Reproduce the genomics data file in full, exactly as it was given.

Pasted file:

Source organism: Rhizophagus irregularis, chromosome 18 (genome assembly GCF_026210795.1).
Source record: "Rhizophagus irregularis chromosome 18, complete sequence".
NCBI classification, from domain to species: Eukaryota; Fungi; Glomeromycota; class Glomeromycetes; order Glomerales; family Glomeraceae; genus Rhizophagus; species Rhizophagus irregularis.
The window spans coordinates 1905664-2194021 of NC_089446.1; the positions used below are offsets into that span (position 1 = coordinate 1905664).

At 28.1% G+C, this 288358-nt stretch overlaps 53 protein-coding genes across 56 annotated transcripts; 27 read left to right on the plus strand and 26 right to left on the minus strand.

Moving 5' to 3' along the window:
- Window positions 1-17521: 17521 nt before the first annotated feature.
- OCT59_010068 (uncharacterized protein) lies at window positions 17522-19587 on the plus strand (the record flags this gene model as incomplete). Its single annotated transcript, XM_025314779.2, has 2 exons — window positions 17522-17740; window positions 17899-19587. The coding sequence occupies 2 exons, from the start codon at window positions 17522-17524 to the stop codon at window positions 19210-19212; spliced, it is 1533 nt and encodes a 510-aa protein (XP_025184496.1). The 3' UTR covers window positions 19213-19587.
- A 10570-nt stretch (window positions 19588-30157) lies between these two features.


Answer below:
Source organism: Rhizophagus irregularis, chromosome 18 (genome assembly GCF_026210795.1).
Source record: "Rhizophagus irregularis chromosome 18, complete sequence".
NCBI classification, from domain to species: Eukaryota; Fungi; Glomeromycota; class Glomeromycetes; order Glomerales; family Glomeraceae; genus Rhizophagus; species Rhizophagus irregularis.
The window spans coordinates 1905664-2194021 of NC_089446.1; the positions used below are offsets into that span (position 1 = coordinate 1905664).

At 28.1% G+C, this 288358-nt stretch overlaps 53 protein-coding genes across 56 annotated transcripts; 27 read left to right on the plus strand and 26 right to left on the minus strand.

Moving 5' to 3' along the window:
- Window positions 1-17521: 17521 nt before the first annotated feature.
- OCT59_010068 (uncharacterized protein) lies at window positions 17522-19587 on the plus strand (the record flags this gene model as incomplete). Its single annotated transcript, XM_025314779.2, has 2 exons — window positions 17522-17740; window positions 17899-19587. The coding sequence occupies 2 exons, from the start codon at window positions 17522-17524 to the stop codon at window positions 19210-19212; spliced, it is 1533 nt and encodes a 510-aa protein (XP_025184496.1). The 3' UTR covers window positions 19213-19587.
- A 10570-nt stretch (window positions 19588-30157) lies between these two features.